Some of the videos that I've been watching by Mark Gungor and Nina Roesner have been making the point that for a wife to get a man (husband) to do anything, he must be asked more than once. And then this morning, on Facebook, The Respect Dare posed this challenge:
Frustrated with your husband because he doesn't know how to give you what you want? Be specific. Stop expecting him to "just know." Save that for your sisters, your mom and your girlfriends. Men (in general) relate differently than we do, so spell it out - "Honey, I would like you to just listen to me right now, without trying to solve this. I just want to talk and feel heard." "Honey, will you take out the trash?"
Ask more than once? Isn't that called "nagging"?
The phrase "I will not nag" translates, for me, to "Never ask more than once".
And now at my ripe old age someone comes along and I find out, "Surprise! Nagging does not equal asking more than once."
Please understand. This comes as a complete contradiction to a particular decision I made as a child. I will not nag. That was the decision. I WILL NOT NAG. It has been written thousands of times on the invisible chalk board in my mind.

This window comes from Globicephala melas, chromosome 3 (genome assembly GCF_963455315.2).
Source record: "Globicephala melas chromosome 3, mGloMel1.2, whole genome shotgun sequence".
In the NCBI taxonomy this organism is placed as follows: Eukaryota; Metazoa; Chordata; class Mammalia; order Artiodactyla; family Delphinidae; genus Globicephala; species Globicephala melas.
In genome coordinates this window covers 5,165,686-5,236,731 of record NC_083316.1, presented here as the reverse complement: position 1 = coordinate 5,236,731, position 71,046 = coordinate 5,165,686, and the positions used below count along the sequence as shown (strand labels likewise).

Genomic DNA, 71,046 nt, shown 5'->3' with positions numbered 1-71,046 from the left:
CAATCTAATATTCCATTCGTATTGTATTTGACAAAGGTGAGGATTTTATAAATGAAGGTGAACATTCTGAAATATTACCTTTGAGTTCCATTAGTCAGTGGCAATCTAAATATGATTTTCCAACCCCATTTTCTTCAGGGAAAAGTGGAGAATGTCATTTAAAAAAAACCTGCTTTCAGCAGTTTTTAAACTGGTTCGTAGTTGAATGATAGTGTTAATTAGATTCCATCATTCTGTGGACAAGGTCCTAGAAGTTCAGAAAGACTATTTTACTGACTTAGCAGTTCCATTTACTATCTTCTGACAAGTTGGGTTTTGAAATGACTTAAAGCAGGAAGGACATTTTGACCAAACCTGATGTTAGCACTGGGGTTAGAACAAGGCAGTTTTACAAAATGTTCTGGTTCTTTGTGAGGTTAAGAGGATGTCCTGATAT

It is funny that I would make that decision as a child and never forget it. I never forget it but I do not always succeed. Of course, I nag. But then I beat myself up for it. After all, I know how bad a nagging wife can be and do not want to be a bad wife.
The "nagging wife" is fodder for comedy, tragedy and horror shows. Product advertisements and TV commercials have often relied on society's recognition of the "nagging wife" to capture the audience attention and pitch their wares. We've never been able to get away from it.
The nagging wife is seen as the antithesis of the happy wife. The "happy wife" does not have to ask for anything because she married a man who does read her mind. We've seen a few of these women in cinema and literature as well. I can only think of June Cleaver at the moment, but I am sure there are others.
Only recently has it come to my attention that the whole "nagging wife" stereotype should be eradicated, blown up, and destroyed.
The "nagging wife" is actually doing the right thing in the wrong voice. Nina Roesner, author of The Respect Dare, offers this advice:
Mark Gungor from "Laugh Your Way To A Better Marriage" has a delightful monologue on the topic as well.
This is all good information that boils down to one clear directive:
If you want your husband to do something - Respectfully ask him - more than once, if necessary.
What's Your Alternative?
Do Not Forget to Appreciate Him!
Consider Today's Featured Respect Card